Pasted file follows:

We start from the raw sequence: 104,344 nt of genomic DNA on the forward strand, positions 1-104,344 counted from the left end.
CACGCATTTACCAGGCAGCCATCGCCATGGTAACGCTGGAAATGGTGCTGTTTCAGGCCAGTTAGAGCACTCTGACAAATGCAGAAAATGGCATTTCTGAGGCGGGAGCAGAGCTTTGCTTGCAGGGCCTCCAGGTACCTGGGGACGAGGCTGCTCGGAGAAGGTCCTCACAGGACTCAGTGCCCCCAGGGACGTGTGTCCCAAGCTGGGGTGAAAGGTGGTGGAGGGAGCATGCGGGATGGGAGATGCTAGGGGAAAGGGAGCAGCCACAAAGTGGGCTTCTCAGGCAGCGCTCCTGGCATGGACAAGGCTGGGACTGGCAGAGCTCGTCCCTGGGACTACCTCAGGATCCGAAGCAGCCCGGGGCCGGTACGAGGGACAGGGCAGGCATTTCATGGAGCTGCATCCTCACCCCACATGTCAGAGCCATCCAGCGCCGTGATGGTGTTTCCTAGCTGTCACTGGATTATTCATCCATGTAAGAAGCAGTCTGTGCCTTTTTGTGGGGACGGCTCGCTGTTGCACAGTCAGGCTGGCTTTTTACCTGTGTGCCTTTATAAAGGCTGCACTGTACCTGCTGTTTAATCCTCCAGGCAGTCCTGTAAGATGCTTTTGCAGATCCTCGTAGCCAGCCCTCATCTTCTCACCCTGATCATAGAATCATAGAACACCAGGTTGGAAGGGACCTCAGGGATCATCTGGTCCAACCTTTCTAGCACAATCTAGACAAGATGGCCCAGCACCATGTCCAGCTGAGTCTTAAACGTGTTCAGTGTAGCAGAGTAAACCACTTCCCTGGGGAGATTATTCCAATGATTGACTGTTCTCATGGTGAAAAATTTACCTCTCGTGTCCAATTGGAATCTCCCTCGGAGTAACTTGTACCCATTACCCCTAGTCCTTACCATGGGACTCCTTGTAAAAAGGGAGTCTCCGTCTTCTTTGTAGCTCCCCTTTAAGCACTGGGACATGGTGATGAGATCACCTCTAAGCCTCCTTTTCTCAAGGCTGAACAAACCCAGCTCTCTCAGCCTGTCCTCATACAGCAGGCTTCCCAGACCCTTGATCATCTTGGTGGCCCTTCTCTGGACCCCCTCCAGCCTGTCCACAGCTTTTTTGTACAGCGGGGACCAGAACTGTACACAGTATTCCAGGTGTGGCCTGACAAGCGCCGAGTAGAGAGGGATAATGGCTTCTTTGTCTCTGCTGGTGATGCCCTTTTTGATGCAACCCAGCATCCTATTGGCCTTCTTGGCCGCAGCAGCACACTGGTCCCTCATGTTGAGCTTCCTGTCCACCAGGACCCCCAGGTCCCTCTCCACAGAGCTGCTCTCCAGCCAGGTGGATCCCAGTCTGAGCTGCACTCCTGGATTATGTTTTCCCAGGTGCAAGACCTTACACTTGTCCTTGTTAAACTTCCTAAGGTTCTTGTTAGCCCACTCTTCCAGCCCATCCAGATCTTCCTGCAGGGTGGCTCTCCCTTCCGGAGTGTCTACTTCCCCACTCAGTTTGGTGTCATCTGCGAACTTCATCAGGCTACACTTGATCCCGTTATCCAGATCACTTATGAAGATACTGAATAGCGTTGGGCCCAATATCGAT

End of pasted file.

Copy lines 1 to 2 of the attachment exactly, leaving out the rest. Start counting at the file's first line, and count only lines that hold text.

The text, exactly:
We start from the raw sequence: 104,344 nt of genomic DNA on the forward strand, positions 1-104,344 counted from the left end.
CACGCATTTACCAGGCAGCCATCGCCATGGTAACGCTGGAAATGGTGCTGTTTCAGGCCAGTTAGAGCACTCTGACAAATGCAGAAAATGGCATTTCTGAGGCGGGAGCAGAGCTTTGCTTGCAGGGCCTCCAGGTACCTGGGGACGAGGCTGCTCGGAGAAGGTCCTCACAGGACTCAGTGCCCCCAGGGACGTGTGTCCCAAGCTGGGGTGAAAGGTGGTGGAGGGAGCATGCGGGATGGGAGATGCTAGGGGAAAGGGAGCAGCCACAAAGTGGGCTTCTCAGGCAGCGCTCCTGGCATGGACAAGGCTGGGACTGGCAGAGCTCGTCCCTGGGACTACCTCAGGATCCGAAGCAGCCCGGGGCCGGTACGAGGGACAGGGCAGGCATTTCATGGAGCTGCATCCTCACCCCACATGTCAGAGCCATCCAGCGCCGTGATGGTGTTTCCTAGCTGTCACTGGATTATTCATCCATGTAAGAAGCAGTCTGTGCCTTTTTGTGGGGACGGCTCGCTGTTGCACAGTCAGGCTGGCTTTTTACCTGTGTGCCTTTATAAAGGCTGCACTGTACCTGCTGTTTAATCCTCCAGGCAGTCCTGTAAGATGCTTTTGCAGATCCTCGTAGCCAGCCCTCATCTTCTCACCCTGATCATAGAATCATAGAACACCAGGTTGGAAGGGACCTCAGGGATCATCTGGTCCAACCTTTCTAGCACAATCTAGACAAGATGGCCCAGCACCATGTCCAGCTGAGTCTTAAACGTGTTCAGTGTAGCAGAGTAAACCACTTCCCTGGGGAGATTATTCCAATGATTGACTGTTCTCATGGTGAAAAATTTACCTCTCGTGTCCAATTGGAATCTCCCTCGGAGTAACTTGTACCCATTACCCCTAGTCCTTACCATGGGACTCCTTGTAAAAAGGGAGTCTCCGTCTTCTTTGTAGCTCCCCTTTAAGCACTGGGACATGGTGATGAGATCACCTCTAAGCCTCCTTTTCTCAAGGCTGAACAAACCCAGCTCTCTCAGCCTGTCCTCATACAGCAGGCTTCCCAGACCCTTGATCATCTTGGTGGCCCTTCTCTGGACCCCCTCCAGCCTGTCCACAGCTTTTTTGTACAGCGGGGACCAGAACTGTACACAGTATTCCAGGTGTGGCCTGACAAGCGCCGAGTAGAGAGGGATAATGGCTTCTTTGTCTCTGCTGGTGATGCCCTTTTTGATGCAACCCAGCATCCTATTGGCCTTCTTGGCCGCAGCAGCACACTGGTCCCTCATGTTGAGCTTCCTGTCCACCAGGACCCCCAGGTCCCTCTCCACAGAGCTGCTCTCCAGCCAGGTGGATCCCAGTCTGAGCTGCACTCCTGGATTATGTTTTCCCAGGTGCAAGACCTTACACTTGTCCTTGTTAAACTTCCTAAGGTTCTTGTTAGCCCACTCTTCCAGCCCATCCAGATCTTCCTGCAGGGTGGCTCTCCCTTCCGGAGTGTCTACTTCCCCACTCAGTTTGGTGTCATCTGCGAACTTCATCAGGCTACACTTGATCCCGTTATCCAGATCACTTATGAAGATACTGAATAGCGTTGGGCCCAATATCGAT